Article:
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Essential Objectives

Web Schedule Fall 2021

CIS-1100-VO01F - Introduction to Computer Science

Flex Class

Flex courses are online courses with flexible assignment submission, allowing students to manage their completion pace during the semester. Flex courses remain open for enrollment throughout the first half of the semester. Flex course enrollment for Fall 2021 ends on October 29.

Synonym: 208143
Location: Online
Credits: 3 (45 hours)
Day/Times: Meets online
Semester Dates: 09-07-2021 to 12-14-2021
Last day to drop without a grade: 09-27-2021 - Refund Policy
Last day to withdraw (W grade): 11-08-2021 - Refund Policy
Faculty: Thomas Burl | View Faculty Credentials
Materials/Lab Fees: $76.00
Open Seats/Section Limit: 9/17 (as of 07-28-21 8:05 AM)
This section meets the following General Education Requirement(s):
Technological Literacy
  1. Many degree programs have specific general education recommendations. In order to avoid taking unnecessary classes, please consult with additional resources like your program evaluation, your academic program page, and your academic advisor.
  2. Courses may only be used to meet one General Education Requirement.

Course Description:

This course is designed to give a broad-based introduction to all aspects of computing. Students will focus on core aspects of the discipline including hardware, networking, the Internet, programming logic, ethics, and the history and future of industry. The goal of this course is to give students a working knowledge of the computer industry and provide a solid foundation of knowledge to begin technical training.

Essential Objectives:

1. Discuss computing history and driving forces of change in the computer industry.
2. Identify governing agencies for software engineering and the top level standards for the profession.
3. Describe the use of system software, application, and visualization software.
4. Explain and identify types of networks and the internet.
5. Define the role of databases in e-commerce, web, and cloud applications.
6. Discuss issues surrounding computer and data security.
7. Compare computer hardware architecture (Von Neumann vs. Harvard distinction) including RAM, CPU, storage, and busses.
8. Demonstrate application of algorithms, binary and hexadecimal notation and their use in computer systems.
9. Demonstrate the use of primitive data types, and how they are represented at the machine level including, but not limited to, Boolean logic, concepts, and circuits.
10. Explain the concepts of object-oriented design and programming logic including conditional logic, function and subroutine use, repetitive logic, variables, lists, and arrays.
11. Compose a basic program in a high level language (e.g., Python).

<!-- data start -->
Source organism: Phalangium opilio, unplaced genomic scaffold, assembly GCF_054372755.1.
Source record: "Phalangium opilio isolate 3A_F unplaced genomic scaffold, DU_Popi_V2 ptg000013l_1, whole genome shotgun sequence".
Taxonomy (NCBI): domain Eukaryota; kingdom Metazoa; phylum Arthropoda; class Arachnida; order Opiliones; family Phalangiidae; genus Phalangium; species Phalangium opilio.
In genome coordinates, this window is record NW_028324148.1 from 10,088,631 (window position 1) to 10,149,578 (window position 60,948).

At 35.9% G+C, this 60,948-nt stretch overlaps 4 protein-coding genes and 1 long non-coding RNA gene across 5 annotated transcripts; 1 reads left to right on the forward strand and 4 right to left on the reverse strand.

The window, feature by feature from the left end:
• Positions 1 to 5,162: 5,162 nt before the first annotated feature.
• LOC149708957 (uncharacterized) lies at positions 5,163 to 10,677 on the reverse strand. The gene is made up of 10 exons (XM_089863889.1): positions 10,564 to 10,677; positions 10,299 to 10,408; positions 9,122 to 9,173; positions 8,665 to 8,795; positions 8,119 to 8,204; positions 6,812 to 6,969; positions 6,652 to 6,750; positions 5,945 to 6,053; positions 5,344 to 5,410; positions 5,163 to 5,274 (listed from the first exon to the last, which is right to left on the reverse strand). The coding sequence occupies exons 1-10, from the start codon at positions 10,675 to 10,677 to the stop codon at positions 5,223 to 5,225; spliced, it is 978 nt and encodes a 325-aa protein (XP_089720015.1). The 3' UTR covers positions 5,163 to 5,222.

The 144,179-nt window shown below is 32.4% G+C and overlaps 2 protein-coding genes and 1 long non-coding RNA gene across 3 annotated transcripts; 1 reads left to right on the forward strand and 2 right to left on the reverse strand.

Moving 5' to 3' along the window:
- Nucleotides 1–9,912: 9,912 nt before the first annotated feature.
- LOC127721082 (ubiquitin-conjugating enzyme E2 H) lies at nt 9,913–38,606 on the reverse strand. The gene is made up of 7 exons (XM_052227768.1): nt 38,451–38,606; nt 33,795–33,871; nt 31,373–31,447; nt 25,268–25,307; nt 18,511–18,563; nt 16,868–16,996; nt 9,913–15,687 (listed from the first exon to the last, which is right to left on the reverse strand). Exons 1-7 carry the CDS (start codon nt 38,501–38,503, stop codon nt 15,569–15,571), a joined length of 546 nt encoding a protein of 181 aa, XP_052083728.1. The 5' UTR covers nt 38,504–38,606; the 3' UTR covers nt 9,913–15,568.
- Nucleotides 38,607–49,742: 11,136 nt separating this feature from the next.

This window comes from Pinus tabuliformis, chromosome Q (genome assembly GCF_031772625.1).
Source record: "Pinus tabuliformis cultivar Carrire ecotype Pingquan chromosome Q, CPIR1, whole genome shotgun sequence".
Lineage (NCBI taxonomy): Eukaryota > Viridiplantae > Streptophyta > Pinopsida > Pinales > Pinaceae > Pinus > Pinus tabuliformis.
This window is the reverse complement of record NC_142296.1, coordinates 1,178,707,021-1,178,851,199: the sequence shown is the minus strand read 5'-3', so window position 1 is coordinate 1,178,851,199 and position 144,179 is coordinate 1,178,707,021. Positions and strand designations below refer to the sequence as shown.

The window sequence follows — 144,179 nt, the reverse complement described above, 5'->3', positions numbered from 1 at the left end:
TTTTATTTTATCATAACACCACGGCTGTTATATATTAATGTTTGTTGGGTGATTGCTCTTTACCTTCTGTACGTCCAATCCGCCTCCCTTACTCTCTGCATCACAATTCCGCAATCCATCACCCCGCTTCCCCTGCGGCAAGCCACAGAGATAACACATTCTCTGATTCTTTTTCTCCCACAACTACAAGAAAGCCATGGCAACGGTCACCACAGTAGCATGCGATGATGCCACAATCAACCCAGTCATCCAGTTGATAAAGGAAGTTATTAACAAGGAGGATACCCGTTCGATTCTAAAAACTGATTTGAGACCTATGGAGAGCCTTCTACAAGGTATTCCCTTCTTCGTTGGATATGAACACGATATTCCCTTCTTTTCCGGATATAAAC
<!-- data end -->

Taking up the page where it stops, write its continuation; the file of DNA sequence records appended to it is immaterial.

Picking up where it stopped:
12. Demonstrate how technology can be used to support and enhance user accessibilty, equity, and inclusion.
13. Identify and investigate the scope and diversity of career opportunities in the field of information technology.


CIS-1100-VO01F Link to Textbooks for this course in eCampus.

The last day to use a Financial Aid advance to purchase textbooks is the 3rd Tuesday of the semester. See your financial aid counselor at your academic center if you have any questions.

Contact Faculty:

Email: Thomas Burl
Hiring Coordinator for this course: Theodore Pappadopoulos

Accessibility Services for Students with Disabilities: CCV strives to mitigate barriers to course access for students with documented disabilities. To request accommodations, please

  1. Provide disability documentation to the Accessibility Coordinator at your academic center.
  2. Request an appointment to meet with accessibility coordinator to discuss your request and create an accommodation plan.
  3. Once created, students will share the accommodation plan with faculty. Please note, faculty cannot make disability accommodations outside of this process.

Academic Honesty: CCV has a commitment to honesty and excellence in academic work and expects the same from all students. Academic dishonesty, or cheating, can occur whenever you present -as your own work- something that you did not do. You can also be guilty of cheating if you help someone else cheat. Being unaware of what constitutes academic dishonesty (such as knowing what plagiarism is) does not absolve a student of the responsibility to be honest in his/her academic work. Academic dishonesty is taken very seriously and may lead to dismissal from the College.

Course description details subject to change. Please refer to this document frequently.

To check on space availability, choose Search for Classes.

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